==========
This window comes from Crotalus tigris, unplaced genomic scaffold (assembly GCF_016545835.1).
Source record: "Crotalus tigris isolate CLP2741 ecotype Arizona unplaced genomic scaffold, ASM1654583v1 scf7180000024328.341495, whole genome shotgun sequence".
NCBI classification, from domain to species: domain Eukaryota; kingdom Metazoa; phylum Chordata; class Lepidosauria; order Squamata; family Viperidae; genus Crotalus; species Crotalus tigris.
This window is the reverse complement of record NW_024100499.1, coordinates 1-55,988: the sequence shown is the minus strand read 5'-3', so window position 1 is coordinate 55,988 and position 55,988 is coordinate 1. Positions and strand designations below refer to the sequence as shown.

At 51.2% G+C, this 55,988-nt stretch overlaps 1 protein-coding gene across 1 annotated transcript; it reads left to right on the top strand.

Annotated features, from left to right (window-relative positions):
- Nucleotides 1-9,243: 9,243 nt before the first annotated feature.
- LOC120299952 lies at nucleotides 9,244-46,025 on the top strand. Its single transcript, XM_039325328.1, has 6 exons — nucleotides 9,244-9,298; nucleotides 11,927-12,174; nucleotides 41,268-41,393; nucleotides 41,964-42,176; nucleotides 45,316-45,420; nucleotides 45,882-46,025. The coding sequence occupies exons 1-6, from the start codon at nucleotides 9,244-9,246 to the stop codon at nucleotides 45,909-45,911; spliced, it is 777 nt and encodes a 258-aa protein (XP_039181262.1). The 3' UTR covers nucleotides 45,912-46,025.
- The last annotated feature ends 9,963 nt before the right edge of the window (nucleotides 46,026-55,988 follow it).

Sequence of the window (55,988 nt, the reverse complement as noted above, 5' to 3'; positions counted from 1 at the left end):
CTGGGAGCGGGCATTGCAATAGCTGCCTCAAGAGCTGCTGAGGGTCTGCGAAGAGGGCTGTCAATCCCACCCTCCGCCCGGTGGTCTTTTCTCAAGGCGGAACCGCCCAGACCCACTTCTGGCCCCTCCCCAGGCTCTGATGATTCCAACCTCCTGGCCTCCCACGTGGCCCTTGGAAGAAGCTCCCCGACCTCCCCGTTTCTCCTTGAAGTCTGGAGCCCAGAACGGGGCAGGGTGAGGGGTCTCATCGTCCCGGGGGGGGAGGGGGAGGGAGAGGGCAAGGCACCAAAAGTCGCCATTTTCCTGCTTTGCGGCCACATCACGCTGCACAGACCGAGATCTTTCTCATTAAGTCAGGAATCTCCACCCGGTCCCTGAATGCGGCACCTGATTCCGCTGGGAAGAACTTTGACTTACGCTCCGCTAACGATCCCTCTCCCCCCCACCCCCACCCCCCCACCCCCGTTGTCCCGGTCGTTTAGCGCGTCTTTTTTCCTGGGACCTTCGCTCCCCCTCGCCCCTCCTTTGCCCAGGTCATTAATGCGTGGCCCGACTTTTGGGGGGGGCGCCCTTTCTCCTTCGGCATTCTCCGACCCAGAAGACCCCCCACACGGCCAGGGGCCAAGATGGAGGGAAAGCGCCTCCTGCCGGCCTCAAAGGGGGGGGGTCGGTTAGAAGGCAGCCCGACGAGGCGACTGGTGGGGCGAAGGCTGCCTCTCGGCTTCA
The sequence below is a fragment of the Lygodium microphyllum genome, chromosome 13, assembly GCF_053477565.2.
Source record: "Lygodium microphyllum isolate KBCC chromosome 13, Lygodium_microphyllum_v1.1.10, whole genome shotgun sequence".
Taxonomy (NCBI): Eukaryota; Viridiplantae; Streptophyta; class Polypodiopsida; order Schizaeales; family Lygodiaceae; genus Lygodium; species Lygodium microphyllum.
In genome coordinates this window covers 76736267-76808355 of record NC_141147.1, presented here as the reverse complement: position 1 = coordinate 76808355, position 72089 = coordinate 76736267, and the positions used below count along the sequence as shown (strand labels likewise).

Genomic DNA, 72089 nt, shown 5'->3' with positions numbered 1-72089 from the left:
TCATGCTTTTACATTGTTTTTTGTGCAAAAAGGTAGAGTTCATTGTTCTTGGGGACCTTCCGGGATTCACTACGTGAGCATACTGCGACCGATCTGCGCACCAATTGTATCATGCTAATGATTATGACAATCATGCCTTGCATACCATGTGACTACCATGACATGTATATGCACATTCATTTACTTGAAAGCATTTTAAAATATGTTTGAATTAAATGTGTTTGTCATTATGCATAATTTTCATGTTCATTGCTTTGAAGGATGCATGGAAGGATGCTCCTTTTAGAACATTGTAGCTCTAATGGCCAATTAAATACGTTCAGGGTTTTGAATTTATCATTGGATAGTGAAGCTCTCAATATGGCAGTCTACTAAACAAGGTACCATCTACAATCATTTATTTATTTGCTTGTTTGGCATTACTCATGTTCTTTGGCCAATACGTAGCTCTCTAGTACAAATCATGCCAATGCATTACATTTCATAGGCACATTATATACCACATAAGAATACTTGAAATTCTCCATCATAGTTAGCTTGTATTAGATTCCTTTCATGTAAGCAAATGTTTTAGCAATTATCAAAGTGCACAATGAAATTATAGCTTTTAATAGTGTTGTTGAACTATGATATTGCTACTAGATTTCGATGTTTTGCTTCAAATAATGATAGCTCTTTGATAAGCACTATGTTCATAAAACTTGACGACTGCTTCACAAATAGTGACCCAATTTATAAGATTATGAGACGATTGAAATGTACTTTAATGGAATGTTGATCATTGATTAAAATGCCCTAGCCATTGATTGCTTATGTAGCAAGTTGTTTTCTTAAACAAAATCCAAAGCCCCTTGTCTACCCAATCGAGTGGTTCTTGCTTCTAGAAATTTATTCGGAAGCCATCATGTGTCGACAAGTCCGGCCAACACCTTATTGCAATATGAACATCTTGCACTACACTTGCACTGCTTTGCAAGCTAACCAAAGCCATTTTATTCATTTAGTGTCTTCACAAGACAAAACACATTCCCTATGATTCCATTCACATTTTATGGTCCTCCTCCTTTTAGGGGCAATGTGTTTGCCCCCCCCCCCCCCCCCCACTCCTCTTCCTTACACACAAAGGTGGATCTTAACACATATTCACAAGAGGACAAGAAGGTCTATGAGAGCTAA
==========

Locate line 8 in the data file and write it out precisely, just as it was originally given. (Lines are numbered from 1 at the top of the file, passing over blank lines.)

- LOC120299952 lies at nucleotides 9,244-46,025 on the top strand. Its single transcript, XM_039325328.1, has 6 exons — nucleotides 9,244-9,298; nucleotides 11,927-12,174; nucleotides 41,268-41,393; nucleotides 41,964-42,176; nucleotides 45,316-45,420; nucleotides 45,882-46,025. The coding sequence occupies exons 1-6, from the start codon at nucleotides 9,244-9,246 to the stop codon at nucleotides 45,909-45,911; spliced, it is 777 nt and encodes a 258-aa protein (XP_039181262.1). The 3' UTR covers nucleotides 45,912-46,025.